The tale of Cipriano Algor and his family reads like the adventure of a hopeless troupe fighting a mighty natural force as if they were the sailors in a fragile boat in the middle of a ferocious storm. Their options seem to be to fight a battle they can’t win or accept they will be washed away by the invisible waves of a system that covers valleys, mountains and towns. A twist at the end of The Cave switches the story’s tone, from social struggle to almost Lovecraftian horror. A mystery – perturbing, terrifying, unresolved – signals without ambiguity the market’s foundations and our role in it.
In literature, symbols and allegories are used as devices to project the essence of reality, but they do it in different ways. Symbols encapsulate the idea in one single point of manifestation, delivering their message instantaneously. The merchants of the Temple, Shylock and Gordon Gecko are symbols of the market, giving it a flesh and bone incarnation to fill space and time.
Allegories, on the other hand, comprehend the full object in question just as pure thought. The abstract nature of the allegory materializes not immediately and monolithically, but rather as a sequence of heuristic elements that express a reality. The brilliance of The Cave is that lays down such features (the Mall, the mid-level managers, the empty valleys, the Dolls) to create an allegory of the market, forcing us to think more deeply about it as a whole (see Saramago: The Cave as allegory of the Market, by Marco Antonio Velez Velez, 2014).
And thinking about markets seems to be something most of us do these days, even if inadvertently. The way we think about the market is aligned to how we feel individuals must behave and the ways societies must be organized. Put together a list of topics that dominate the public conversation, and the chances are that markets play some fundamental role in them.
What do you think about inequality, poverty, climate change, healthcare coverage, the resolution of Covid-19, access to education, the war on drugs, elections, privileges, personal freedom, societal stability, fairness, authority, big government, regulation, central planning, and labour? Can you see how your views on these topics, are somehow shaped by what you think about the markets?
Markets are a technology that we use to allocate resources and risk across society. It is not the only alternative, and perhaps not even the best one, but it is one that has become ubiquitous, touching almost all aspects, of virtually all people in nearly all countries. We could live in a world where we all hunt rabbits and collect fruits from the trees to procure the food we need for ourselves. Or we could live in a world where central government agencies coordinate the production and consumption of hand-made clay objects, guaranteeing the craft of Cipriano Algor remains alive and relevant – even when nobody wants them. However, for better or for worse, we don’t live in such worlds.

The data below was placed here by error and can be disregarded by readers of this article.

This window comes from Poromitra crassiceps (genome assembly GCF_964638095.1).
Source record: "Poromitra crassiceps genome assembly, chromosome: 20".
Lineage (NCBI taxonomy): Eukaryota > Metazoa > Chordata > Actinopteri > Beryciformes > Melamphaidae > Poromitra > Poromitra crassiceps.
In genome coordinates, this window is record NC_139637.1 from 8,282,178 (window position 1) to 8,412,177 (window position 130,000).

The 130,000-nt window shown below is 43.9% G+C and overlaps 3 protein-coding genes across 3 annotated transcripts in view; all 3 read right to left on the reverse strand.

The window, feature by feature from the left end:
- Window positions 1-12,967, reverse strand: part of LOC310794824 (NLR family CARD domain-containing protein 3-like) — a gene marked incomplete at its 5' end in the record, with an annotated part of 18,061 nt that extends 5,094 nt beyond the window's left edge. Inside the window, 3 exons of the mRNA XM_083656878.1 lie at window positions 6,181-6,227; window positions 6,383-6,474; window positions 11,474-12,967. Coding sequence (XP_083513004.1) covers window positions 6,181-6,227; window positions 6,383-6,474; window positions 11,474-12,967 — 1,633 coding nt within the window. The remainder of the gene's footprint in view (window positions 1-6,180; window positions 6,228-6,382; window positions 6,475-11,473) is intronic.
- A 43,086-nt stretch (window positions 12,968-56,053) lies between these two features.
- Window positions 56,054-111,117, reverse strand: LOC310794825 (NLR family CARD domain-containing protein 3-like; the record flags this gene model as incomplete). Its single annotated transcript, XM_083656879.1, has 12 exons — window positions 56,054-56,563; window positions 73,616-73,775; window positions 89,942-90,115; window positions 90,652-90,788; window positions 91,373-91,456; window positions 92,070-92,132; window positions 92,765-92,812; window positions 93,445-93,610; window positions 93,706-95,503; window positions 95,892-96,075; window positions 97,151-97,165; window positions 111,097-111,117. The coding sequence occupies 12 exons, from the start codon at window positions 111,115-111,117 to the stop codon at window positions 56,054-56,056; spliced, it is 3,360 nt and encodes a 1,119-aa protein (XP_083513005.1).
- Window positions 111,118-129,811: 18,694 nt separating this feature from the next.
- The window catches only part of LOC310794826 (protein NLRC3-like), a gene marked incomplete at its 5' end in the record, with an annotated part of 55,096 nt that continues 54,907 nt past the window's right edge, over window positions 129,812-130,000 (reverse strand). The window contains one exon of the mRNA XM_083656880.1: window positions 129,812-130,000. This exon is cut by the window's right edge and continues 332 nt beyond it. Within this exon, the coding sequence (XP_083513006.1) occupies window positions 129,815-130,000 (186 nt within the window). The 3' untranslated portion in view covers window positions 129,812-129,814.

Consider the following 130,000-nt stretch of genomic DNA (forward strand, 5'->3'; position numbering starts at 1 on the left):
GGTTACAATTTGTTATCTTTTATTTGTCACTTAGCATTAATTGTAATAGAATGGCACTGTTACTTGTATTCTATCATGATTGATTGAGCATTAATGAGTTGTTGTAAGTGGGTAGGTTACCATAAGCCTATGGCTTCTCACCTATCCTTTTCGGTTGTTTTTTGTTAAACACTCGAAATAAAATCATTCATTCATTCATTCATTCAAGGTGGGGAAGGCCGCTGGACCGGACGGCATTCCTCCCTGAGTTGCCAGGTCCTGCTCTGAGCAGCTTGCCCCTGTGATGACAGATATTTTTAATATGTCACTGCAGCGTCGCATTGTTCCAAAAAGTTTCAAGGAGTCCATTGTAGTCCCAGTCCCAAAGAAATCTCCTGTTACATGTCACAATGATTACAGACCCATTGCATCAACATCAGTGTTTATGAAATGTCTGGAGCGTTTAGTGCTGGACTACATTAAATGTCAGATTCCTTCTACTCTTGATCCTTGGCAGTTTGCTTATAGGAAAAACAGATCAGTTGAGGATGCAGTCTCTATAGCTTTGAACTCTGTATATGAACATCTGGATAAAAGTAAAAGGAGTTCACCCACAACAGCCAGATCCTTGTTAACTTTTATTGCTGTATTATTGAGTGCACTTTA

In this blog, I have also used the word “technology” to characterize elections, that other seemingly constant element in the fabric of our collective reality. But just as elections, the market is a poorly understood technology, one whose reach and limitations are routinely exaggerated by its advocates and detractors. Passions rather than knowledge seem to drive our views about markets, but our biases may prevent us in understanding, fixing, and improving them, just as you always need to do with any other technology.
I find the shallowness of this discussion unnerving, and in a series of entries in this blog, I will approach the subject from my personal perspective and experience. Unlike other topics on which I write, I feel markets are something I know a thing or two. My focus will be mostly on the dynamics and mechanisms of the technology rather than the political aspects, though it would be naïve to disregard the later: Allocation involves power, and power involves politics.
The market is a colossal structure that has been built by billions of people throughout thousands of years. Even if we have strong feelings against it, we can marvel over its ingenuity and the boldness of its promises. Its behaviour makes for a fascinating topic and understanding it is essential to say anything relevant about what it should be its future or the ones of its alternatives.
Halfway through The Cave, Cipriano Algor dreams he is inside the big oven he uses to dry his clay-made creations. He sits on a small bench, staring at the wall, with his back to the entrance. Some people are outside the oven, and talk to him, but he can only see their Platonic shadows projected on the wall. A presage of what is about to come, Cipriano’s dream says something about our numbness, passivity and subjugation.
Emancipation comes in the last couple of pages of the novel. Cipriano Algor and his family decide to break the chains of that reality. First, with a defiant attitude, they liberate an army of statues, offering them to the mud and the rain. And then, with the truck fully loaded with their belongings, they leave the workshop behind, never to return. When they reach the main road, they turn left, heading in the opposite direction of the Mall. Inside the truck, Cipriano Algor and his family are jubilant, exhilarated of a new life far away from here.
But we don’t have that luxury and won’t follow them in their escape. Instead, we turn right on that road and start heading to the Mall. Because we must understand.